Access to water! Act with us to offer solutions to help villages in rural areas!
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Bring Water for Life | Access to drinking water and sanitation is a human right!
#WaterForLife #KawanBaikSumba #KawanBaikIndonesia #Act4FairFuture #FairFutureFoundation
Background of this Vital program leading by the Fair Future Foundation
Hello Kawans, how are you?
Water supply and sanitation in Indonesia is characterized by poor levels of access and service quality. Over 40 million people lack access to an improved water source and more than 110 million of the country’s 260 million population has no access to improved sanitation. Only about 2% of people have access to sewerage in urban areas; this is one of the lowest in the world among middle-income countries. Water pollution is widespread in Bali and Java. Women in Jakarta report spending US$11 per month on boiling water, implying a significant burden for the poor.
The estimated level of public investment of only US$2 per capita a year was insufficient to expand services significantly and to properly maintain assets. Furthermore, policy responsibilities are fragmented between different Ministries. Since decentralization was introduced in Indonesia in 2001 local governments (districts) have gained responsibility for water supply and sanitation. However, this has so far not translated into an improvement of access or service quality, mainly because devolution of responsibilities has not been followed by adequate fund channeling mechanisms to carry out this responsibility. Local utilities remain weak.
Unsafe drinking water is a major cause of diarrhoeas, which is the second leading killer of children under five in the country and accounts for about 20% of child deaths each year. Every year, at least 300 out of 1,000 Indonesians suffer from water-borne diseases, including cholera, dysentery, and typhoid fever, according to the Ministry of Health.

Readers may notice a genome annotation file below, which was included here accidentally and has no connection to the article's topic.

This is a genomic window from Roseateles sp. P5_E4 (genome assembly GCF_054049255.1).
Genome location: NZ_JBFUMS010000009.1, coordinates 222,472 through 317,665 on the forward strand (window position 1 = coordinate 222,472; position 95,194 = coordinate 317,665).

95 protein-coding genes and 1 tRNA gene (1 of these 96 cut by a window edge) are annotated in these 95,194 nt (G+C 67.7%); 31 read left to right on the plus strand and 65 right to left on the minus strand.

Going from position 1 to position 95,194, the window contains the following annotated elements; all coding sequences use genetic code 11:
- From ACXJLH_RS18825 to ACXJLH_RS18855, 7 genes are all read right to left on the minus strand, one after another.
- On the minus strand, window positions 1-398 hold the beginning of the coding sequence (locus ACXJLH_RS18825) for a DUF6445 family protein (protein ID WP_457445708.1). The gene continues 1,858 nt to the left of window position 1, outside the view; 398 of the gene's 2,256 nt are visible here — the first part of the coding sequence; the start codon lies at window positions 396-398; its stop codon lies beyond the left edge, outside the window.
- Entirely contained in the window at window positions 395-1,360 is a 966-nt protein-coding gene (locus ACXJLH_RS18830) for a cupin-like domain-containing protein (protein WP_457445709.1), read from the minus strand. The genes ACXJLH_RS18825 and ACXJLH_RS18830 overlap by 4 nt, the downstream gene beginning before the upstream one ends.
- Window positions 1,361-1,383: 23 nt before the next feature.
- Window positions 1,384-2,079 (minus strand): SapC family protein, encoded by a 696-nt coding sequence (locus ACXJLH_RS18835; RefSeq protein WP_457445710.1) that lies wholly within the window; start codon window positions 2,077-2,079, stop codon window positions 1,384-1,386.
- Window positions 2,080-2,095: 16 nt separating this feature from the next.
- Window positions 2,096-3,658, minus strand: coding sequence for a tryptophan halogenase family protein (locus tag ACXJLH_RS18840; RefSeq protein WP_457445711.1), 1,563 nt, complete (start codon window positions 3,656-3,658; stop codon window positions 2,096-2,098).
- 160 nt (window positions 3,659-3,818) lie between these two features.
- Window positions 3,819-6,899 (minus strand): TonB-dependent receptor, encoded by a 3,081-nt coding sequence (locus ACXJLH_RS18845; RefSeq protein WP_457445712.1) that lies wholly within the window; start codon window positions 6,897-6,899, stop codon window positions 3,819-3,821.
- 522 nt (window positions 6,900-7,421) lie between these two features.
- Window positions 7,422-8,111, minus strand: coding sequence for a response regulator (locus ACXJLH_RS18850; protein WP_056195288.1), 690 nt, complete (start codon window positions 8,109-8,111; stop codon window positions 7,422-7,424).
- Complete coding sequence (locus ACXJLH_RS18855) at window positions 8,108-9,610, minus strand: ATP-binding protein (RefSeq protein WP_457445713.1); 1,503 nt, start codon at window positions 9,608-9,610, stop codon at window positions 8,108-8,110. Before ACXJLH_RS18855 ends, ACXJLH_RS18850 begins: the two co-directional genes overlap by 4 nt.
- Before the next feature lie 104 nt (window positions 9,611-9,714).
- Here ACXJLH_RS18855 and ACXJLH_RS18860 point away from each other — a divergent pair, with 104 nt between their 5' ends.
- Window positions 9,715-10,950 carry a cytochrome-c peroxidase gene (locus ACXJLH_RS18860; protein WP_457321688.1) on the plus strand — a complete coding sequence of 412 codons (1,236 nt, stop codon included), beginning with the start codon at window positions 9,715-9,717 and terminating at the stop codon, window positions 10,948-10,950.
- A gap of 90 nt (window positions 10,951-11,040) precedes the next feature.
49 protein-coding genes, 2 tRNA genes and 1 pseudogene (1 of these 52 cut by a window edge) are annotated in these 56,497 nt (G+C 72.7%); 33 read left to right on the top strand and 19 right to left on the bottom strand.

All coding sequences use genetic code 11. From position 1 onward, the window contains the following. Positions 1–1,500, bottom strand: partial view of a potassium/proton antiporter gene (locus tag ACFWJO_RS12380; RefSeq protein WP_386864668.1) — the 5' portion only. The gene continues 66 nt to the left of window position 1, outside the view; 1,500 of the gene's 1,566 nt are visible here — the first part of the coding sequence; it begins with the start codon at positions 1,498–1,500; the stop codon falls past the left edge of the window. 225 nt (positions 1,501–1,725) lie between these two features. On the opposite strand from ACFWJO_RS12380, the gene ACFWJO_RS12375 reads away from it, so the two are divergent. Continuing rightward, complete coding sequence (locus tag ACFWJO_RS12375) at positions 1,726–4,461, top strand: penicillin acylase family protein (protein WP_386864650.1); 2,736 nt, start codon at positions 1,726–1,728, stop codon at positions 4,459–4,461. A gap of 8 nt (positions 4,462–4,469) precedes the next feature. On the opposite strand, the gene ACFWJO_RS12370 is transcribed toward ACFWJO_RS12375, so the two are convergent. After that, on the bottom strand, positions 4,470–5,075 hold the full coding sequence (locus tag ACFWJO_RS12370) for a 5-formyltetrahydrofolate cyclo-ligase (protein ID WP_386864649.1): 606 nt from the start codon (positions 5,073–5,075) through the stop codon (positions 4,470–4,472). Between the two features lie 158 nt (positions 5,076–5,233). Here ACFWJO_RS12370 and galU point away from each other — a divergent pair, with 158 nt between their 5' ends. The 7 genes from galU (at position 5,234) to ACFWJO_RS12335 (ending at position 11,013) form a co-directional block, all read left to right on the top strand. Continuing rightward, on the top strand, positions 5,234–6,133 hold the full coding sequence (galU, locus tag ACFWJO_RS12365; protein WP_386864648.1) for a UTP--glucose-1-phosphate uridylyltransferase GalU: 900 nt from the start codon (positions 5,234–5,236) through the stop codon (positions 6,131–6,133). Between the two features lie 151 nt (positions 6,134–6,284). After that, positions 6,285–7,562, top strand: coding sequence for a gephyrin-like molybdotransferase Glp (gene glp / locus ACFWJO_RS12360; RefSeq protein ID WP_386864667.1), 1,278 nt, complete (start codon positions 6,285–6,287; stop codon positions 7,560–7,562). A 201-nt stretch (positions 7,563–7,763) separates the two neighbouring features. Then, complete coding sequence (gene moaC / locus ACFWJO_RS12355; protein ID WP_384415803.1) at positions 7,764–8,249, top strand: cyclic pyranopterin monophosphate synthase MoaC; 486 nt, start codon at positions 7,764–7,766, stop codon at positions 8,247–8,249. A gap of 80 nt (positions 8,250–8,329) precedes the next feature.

The provision of clean drinking water has unfortunately not yet been taken up as a development priority, particularly at the provincial government level. The lack of access to clean water and sanitation remains a serious challenge, especially in slums and rural areas.
This is a major concern because of the lack of clean water reduces the level of hygiene in the communities and it also raises the probability of people contracting skin diseases or other waterborne diseases. A failure to aggressively promote behaviour change, particularly among low-income families and slum dwellers, has further worsened the health impact of Indonesia’s water and sanitation situation.
Thank you very much for your concrete help and your love, to offer a bright future to many people and their families, communities also!
You can find the project and or more complete information, on this project initiated by Fair Fair Indonesia and Kawan Baik Indonesia, by clicking on one of the buttons below! Thank you so much.